FINDINGS of the Modeling Workshop Project (1994-00) -- enlarged graphs
Teachers report that some graphs in the pdf document are too small to read. Thus the graphs are enlarged here, and explanations are included. (It was not possible to enlarge Figure 4.)
This is highlights of the data analysis, an excerpt of one section in the Final Report submitted to the National Science Foundation in fall 2000 for the Teacher Enhancement grant entitled Modeling Instruction in High School Physics. David Hestenes, Professor of Physics at Arizona State University, was Principal Investigator. Extensive information about the Project is at http://modeling.asu.edu.
We used a pre–posttest comparison design with matched students. Here we report highlights of the data analysis of Phase I, II, preliminary III, and preliminary Arizona Eisenhower FCI baseline, pretest and posttest data for the Modeling Instruction Project for considerably more than 10,000 high school students of about 170 teachers.
Š The average increase in student posttest FCI mean for Phase I teachers is 6 percentage points after two years of workshop participation (several teachers had previous exposure to aspects of Modeling Instruction and started out high). The average increase in student posttest FCI mean for Phase II, Phase III, and Arizona teachers is about 10 percentage points after only one year of participation. Figures 1a, 1b, and 1c present graphs of student FCI means of teachers in the Phase I, Phase II, and Phase III Modeling Workshops, ordered from lowest to highest baseline mean. (Phase III data are preliminary; not all have been analyzed yet.) Corresponding mean FCI posttest scores for students of matched Arizona physics teachers are 35.8% baseline in 1998 (507 students) and 54.5% in 2000 (572 students), a gain of 19 percentage points in 2 years!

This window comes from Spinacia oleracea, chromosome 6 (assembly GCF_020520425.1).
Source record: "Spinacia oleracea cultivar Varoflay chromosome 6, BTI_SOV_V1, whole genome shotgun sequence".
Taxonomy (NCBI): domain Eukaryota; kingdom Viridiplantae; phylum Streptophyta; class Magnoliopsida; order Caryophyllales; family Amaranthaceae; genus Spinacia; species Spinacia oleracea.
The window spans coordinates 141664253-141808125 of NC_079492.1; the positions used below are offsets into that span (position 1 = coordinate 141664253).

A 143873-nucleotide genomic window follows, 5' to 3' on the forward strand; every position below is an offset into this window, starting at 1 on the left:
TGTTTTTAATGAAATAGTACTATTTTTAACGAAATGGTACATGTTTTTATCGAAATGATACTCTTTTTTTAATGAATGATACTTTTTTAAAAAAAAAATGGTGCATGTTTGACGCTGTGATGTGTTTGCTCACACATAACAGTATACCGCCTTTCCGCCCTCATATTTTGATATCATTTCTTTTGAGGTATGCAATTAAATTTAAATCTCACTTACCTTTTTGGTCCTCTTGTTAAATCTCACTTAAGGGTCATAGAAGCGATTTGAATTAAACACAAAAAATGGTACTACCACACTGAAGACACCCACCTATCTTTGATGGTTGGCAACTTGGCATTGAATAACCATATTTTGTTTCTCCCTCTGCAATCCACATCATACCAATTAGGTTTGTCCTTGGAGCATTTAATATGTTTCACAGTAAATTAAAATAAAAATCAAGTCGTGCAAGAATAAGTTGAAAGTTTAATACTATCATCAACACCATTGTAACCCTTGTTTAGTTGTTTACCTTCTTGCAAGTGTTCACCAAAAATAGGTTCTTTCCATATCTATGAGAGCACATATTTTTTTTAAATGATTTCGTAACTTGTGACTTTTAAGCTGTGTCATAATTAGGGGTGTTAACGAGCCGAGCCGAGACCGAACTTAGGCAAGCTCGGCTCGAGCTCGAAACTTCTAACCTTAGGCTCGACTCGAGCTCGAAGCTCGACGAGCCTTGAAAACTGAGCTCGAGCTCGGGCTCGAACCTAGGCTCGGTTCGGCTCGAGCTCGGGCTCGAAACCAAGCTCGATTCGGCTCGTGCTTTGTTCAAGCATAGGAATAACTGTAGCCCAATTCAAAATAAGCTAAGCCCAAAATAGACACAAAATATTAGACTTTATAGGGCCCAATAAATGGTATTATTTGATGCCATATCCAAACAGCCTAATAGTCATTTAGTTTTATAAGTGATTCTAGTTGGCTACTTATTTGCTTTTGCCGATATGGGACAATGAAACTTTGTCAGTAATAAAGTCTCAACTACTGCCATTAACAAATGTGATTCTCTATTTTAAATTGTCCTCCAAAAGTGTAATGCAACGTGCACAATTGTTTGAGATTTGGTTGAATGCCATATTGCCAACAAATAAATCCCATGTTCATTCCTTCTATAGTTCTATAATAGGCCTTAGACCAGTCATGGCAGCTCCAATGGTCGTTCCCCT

Š When broken down by categories that reflect degree of implementation of Modeling Instruction, results show that teachers who report consistent implementation of most or all components of the Modeling Method have higher student posttest FCI means than their colleagues who report some implementation or little implementation. Figure 2 presents a bar graph that shows average student posttest FCI mean for 23 Phase I teachers for whom we have complete data across three years. The graph is clustered by the modeling-implementation categories.
The group that reported the most consistent use of components of the Modeling Method (on the 1996 experiences survey) also included some participants with some degree of prior exposure to reform courses. This group had an increase in average FCI posttest mean of over 10% (from 61% to 72%) and remained high after the following year (71%).
The second group, comprised of teachers reporting consistent use of some Modeling Method components, showed steady growth across the years, with a significant increase between 1995 (49%) and 1997 (61%). Many of these teachers reported consistent use of most or all components when resurveyed in 1997.
The third group, that reported the least degree of implementation of Modeling, showed no significant difference across years.
Š Students at similar pretest levels of conceptual knowledge, as measured by the FCI, demonstrate different degrees of pretest - posttest gain, depending on the degree of implementation of Modeling Instruction by their physics teacher. Figure 3 presents three categories of students, based on their pretest FCI performance (20% or below, 20-50%, and 50% or above). Each category of student is broken down by the degree of Modeling Method implementation by their teacher.
Students with teachers who consistently use most or all components of Modeling Instruction have the highest pretest-posttest gains.
Students with the lowest pretest scores show the highest degree of gain for the teachers in the highest Modeling implementation group.
Š When the matched student data are categorized into regular (algebra based and conceptual) and honors (trigonometry based) physics courses, the performance of “ordinary” Arizona teachers is like the groups of nationwide leaders. Figure 4 shows this result.